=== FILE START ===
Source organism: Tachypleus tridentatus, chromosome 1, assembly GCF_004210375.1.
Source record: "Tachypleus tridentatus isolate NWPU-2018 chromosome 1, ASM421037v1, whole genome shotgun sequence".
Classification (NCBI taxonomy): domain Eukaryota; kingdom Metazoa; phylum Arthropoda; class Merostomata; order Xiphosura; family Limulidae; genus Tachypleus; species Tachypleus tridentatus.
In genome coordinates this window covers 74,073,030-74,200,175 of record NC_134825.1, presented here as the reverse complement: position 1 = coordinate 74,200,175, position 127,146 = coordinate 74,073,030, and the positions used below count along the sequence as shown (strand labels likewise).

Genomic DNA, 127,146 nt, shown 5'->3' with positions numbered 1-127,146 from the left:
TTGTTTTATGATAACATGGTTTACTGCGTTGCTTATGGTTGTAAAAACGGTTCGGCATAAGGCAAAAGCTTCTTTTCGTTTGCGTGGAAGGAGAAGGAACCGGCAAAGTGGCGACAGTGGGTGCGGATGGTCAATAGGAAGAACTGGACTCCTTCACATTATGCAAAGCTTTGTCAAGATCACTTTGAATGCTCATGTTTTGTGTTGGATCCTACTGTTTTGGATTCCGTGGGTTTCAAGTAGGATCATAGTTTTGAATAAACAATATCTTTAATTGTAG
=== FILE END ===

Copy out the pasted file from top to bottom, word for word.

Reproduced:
Source organism: Tachypleus tridentatus, chromosome 1, assembly GCF_004210375.1.
Source record: "Tachypleus tridentatus isolate NWPU-2018 chromosome 1, ASM421037v1, whole genome shotgun sequence".
Classification (NCBI taxonomy): domain Eukaryota; kingdom Metazoa; phylum Arthropoda; class Merostomata; order Xiphosura; family Limulidae; genus Tachypleus; species Tachypleus tridentatus.
In genome coordinates this window covers 74,073,030-74,200,175 of record NC_134825.1, presented here as the reverse complement: position 1 = coordinate 74,200,175, position 127,146 = coordinate 74,073,030, and the positions used below count along the sequence as shown (strand labels likewise).

Genomic DNA, 127,146 nt, shown 5'->3' with positions numbered 1-127,146 from the left:
TTGTTTTATGATAACATGGTTTACTGCGTTGCTTATGGTTGTAAAAACGGTTCGGCATAAGGCAAAAGCTTCTTTTCGTTTGCGTGGAAGGAGAAGGAACCGGCAAAGTGGCGACAGTGGGTGCGGATGGTCAATAGGAAGAACTGGACTCCTTCACATTATGCAAAGCTTTGTCAAGATCACTTTGAATGCTCATGTTTTGTGTTGGATCCTACTGTTTTGGATTCCGTGGGTTTCAAGTAGGATCATAGTTTTGAATAAACAATATCTTTAATTGTAG